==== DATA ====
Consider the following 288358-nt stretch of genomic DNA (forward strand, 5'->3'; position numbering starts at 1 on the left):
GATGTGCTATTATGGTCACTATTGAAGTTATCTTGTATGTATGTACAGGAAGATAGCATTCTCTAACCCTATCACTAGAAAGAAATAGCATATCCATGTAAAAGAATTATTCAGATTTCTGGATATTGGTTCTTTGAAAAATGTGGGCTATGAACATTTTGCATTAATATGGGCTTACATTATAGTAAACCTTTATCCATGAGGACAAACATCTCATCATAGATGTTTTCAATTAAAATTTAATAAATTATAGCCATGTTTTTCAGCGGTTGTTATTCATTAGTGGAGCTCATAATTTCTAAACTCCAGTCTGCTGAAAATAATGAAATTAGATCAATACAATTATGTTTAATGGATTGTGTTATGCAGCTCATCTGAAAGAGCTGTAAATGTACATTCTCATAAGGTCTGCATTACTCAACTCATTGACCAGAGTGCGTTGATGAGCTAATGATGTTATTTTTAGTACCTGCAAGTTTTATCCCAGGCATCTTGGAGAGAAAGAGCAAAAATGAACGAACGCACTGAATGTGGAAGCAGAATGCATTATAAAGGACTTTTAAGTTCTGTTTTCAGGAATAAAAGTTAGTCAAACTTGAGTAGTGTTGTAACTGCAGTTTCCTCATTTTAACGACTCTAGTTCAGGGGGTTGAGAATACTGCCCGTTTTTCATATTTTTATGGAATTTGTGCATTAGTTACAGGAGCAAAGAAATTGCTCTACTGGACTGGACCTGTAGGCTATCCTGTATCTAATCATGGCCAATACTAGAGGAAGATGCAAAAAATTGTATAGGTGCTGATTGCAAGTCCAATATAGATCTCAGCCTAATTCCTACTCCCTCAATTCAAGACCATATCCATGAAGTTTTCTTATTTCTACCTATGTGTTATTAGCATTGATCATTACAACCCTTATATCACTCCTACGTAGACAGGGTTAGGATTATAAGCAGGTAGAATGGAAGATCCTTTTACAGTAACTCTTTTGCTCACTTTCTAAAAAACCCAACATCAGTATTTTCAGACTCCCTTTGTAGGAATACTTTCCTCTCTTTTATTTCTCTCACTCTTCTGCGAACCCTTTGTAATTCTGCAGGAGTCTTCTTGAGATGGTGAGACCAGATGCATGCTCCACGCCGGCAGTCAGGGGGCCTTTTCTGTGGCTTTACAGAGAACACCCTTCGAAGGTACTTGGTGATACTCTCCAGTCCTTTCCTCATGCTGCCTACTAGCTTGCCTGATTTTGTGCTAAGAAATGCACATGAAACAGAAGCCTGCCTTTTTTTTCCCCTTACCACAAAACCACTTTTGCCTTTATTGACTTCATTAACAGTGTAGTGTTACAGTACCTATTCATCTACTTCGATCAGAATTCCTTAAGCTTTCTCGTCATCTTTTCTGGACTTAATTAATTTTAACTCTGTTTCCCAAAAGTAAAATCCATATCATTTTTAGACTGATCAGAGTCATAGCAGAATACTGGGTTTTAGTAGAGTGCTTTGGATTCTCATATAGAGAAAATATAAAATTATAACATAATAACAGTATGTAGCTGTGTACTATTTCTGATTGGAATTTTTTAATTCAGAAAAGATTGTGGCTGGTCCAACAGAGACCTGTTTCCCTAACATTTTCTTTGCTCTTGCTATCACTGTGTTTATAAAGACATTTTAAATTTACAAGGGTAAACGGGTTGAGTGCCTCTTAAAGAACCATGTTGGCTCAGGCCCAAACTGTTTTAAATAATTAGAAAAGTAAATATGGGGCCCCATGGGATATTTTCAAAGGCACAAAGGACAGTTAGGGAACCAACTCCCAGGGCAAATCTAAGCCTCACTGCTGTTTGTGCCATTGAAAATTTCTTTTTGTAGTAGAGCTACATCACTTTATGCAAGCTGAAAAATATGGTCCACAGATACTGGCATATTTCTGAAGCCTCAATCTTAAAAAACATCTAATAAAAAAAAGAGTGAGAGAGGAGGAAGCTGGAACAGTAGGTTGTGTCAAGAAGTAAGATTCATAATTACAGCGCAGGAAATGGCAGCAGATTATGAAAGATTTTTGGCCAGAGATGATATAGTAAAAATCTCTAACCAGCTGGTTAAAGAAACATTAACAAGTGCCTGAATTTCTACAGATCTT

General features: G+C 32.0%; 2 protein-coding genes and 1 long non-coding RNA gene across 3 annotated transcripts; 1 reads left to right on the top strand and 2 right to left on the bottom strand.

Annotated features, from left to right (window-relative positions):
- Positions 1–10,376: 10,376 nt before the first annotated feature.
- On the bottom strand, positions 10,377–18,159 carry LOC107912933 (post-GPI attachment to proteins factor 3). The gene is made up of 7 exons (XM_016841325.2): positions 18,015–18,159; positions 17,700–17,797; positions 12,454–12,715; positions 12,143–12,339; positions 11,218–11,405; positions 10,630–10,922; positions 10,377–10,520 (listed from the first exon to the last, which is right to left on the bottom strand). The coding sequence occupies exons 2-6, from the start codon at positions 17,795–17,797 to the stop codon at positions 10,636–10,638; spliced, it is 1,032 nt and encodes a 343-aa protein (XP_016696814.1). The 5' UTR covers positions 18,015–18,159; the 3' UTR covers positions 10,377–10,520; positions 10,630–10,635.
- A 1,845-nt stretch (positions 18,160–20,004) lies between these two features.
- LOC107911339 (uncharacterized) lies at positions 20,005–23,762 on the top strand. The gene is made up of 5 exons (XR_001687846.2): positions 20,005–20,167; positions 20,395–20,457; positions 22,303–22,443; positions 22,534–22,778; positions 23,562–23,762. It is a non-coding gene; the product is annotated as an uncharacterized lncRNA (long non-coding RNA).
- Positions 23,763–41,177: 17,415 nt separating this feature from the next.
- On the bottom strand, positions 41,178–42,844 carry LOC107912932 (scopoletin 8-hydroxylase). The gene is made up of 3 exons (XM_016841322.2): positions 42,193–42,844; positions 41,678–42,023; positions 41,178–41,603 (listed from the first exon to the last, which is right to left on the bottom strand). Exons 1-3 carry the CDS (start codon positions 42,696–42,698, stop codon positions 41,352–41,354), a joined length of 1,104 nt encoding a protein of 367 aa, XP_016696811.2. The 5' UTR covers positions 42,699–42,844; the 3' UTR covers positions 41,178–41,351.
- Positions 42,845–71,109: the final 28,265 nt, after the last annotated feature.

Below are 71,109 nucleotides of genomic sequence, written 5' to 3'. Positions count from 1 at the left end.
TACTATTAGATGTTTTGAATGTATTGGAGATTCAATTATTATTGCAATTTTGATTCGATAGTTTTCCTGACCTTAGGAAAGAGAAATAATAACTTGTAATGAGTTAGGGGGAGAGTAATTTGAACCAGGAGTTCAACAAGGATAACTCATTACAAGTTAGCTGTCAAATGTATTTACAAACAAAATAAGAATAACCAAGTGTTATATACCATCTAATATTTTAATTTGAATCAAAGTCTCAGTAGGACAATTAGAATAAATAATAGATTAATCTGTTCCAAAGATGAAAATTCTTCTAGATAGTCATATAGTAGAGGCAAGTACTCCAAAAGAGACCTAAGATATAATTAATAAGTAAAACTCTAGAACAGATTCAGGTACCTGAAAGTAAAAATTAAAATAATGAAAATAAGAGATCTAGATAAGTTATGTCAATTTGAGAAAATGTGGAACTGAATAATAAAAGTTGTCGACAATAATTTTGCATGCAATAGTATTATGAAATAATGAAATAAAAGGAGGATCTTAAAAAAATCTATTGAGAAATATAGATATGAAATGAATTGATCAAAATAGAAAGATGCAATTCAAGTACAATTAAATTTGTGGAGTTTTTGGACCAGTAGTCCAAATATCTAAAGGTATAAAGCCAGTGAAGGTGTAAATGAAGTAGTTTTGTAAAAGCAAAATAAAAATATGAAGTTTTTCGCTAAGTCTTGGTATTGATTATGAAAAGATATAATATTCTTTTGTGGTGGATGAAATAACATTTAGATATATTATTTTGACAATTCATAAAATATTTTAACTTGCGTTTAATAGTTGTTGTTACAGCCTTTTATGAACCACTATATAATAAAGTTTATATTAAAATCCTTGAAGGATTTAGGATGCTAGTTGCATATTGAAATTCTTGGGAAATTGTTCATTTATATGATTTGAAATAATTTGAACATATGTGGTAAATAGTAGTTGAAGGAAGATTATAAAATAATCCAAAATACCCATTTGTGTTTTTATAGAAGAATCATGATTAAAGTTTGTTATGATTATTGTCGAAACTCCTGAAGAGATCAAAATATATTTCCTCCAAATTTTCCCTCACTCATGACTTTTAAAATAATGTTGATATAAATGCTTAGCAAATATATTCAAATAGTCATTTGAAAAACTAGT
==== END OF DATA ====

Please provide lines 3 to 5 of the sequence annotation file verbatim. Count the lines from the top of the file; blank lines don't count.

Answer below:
General features: G+C 32.0%; 2 protein-coding genes and 1 long non-coding RNA gene across 3 annotated transcripts; 1 reads left to right on the top strand and 2 right to left on the bottom strand.

Annotated features, from left to right (window-relative positions):
- Positions 1–10,376: 10,376 nt before the first annotated feature.